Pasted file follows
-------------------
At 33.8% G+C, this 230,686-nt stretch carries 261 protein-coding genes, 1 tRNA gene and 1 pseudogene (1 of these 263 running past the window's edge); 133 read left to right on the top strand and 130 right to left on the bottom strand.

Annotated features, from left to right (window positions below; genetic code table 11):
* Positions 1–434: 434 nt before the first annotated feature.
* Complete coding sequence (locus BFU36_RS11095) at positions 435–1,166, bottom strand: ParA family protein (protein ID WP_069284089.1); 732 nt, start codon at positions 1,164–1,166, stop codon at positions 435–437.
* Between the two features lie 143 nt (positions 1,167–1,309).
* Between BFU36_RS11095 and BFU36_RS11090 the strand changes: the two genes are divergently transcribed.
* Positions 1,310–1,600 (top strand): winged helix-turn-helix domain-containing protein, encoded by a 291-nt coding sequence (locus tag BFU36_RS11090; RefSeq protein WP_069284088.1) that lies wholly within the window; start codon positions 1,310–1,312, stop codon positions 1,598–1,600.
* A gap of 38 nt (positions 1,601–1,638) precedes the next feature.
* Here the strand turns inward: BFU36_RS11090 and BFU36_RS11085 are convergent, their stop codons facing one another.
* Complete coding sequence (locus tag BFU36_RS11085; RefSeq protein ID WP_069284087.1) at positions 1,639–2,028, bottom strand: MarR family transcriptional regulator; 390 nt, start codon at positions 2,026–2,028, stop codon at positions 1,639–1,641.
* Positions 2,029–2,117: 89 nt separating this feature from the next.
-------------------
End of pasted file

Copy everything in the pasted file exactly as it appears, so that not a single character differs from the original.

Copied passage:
At 33.8% G+C, this 230,686-nt stretch carries 261 protein-coding genes, 1 tRNA gene and 1 pseudogene (1 of these 263 running past the window's edge); 133 read left to right on the top strand and 130 right to left on the bottom strand.

Annotated features, from left to right (window positions below; genetic code table 11):
* Positions 1–434: 434 nt before the first annotated feature.
* Complete coding sequence (locus BFU36_RS11095) at positions 435–1,166, bottom strand: ParA family protein (protein ID WP_069284089.1); 732 nt, start codon at positions 1,164–1,166, stop codon at positions 435–437.
* Between the two features lie 143 nt (positions 1,167–1,309).
* Between BFU36_RS11095 and BFU36_RS11090 the strand changes: the two genes are divergently transcribed.
* Positions 1,310–1,600 (top strand): winged helix-turn-helix domain-containing protein, encoded by a 291-nt coding sequence (locus tag BFU36_RS11090; RefSeq protein WP_069284088.1) that lies wholly within the window; start codon positions 1,310–1,312, stop codon positions 1,598–1,600.
* A gap of 38 nt (positions 1,601–1,638) precedes the next feature.
* Here the strand turns inward: BFU36_RS11090 and BFU36_RS11085 are convergent, their stop codons facing one another.
* Complete coding sequence (locus tag BFU36_RS11085; RefSeq protein ID WP_069284087.1) at positions 1,639–2,028, bottom strand: MarR family transcriptional regulator; 390 nt, start codon at positions 2,026–2,028, stop codon at positions 1,639–1,641.
* Positions 2,029–2,117: 89 nt separating this feature from the next.